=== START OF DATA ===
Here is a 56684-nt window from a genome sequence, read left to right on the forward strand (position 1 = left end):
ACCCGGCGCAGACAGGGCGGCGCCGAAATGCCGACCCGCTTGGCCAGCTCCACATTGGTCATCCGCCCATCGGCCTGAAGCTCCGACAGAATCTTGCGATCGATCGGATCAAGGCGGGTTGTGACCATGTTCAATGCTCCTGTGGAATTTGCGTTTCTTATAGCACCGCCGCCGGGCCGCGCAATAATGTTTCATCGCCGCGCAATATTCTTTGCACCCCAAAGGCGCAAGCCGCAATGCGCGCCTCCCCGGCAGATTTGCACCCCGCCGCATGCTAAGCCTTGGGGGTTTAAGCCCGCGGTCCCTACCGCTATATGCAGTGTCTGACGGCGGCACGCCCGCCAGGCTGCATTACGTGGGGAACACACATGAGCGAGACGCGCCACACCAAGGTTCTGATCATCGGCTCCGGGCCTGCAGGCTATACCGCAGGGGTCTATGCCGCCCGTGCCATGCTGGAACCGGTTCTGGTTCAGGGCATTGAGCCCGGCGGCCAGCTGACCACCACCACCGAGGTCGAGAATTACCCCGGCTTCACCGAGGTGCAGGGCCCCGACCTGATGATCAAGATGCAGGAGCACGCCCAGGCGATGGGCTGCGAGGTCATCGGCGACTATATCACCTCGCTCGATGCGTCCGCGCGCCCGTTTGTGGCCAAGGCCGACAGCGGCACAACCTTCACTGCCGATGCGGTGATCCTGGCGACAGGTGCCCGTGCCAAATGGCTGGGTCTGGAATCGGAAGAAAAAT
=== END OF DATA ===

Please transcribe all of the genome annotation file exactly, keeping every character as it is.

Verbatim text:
Here is a 56684-nt window from a genome sequence, read left to right on the forward strand (position 1 = left end):
ACCCGGCGCAGACAGGGCGGCGCCGAAATGCCGACCCGCTTGGCCAGCTCCACATTGGTCATCCGCCCATCGGCCTGAAGCTCCGACAGAATCTTGCGATCGATCGGATCAAGGCGGGTTGTGACCATGTTCAATGCTCCTGTGGAATTTGCGTTTCTTATAGCACCGCCGCCGGGCCGCGCAATAATGTTTCATCGCCGCGCAATATTCTTTGCACCCCAAAGGCGCAAGCCGCAATGCGCGCCTCCCCGGCAGATTTGCACCCCGCCGCATGCTAAGCCTTGGGGGTTTAAGCCCGCGGTCCCTACCGCTATATGCAGTGTCTGACGGCGGCACGCCCGCCAGGCTGCATTACGTGGGGAACACACATGAGCGAGACGCGCCACACCAAGGTTCTGATCATCGGCTCCGGGCCTGCAGGCTATACCGCAGGGGTCTATGCCGCCCGTGCCATGCTGGAACCGGTTCTGGTTCAGGGCATTGAGCCCGGCGGCCAGCTGACCACCACCACCGAGGTCGAGAATTACCCCGGCTTCACCGAGGTGCAGGGCCCCGACCTGATGATCAAGATGCAGGAGCACGCCCAGGCGATGGGCTGCGAGGTCATCGGCGACTATATCACCTCGCTCGATGCGTCCGCGCGCCCGTTTGTGGCCAAGGCCGACAGCGGCACAACCTTCACTGCCGATGCGGTGATCCTGGCGACAGGTGCCCGTGCCAAATGGCTGGGTCTGGAATCGGAAGAAAAAT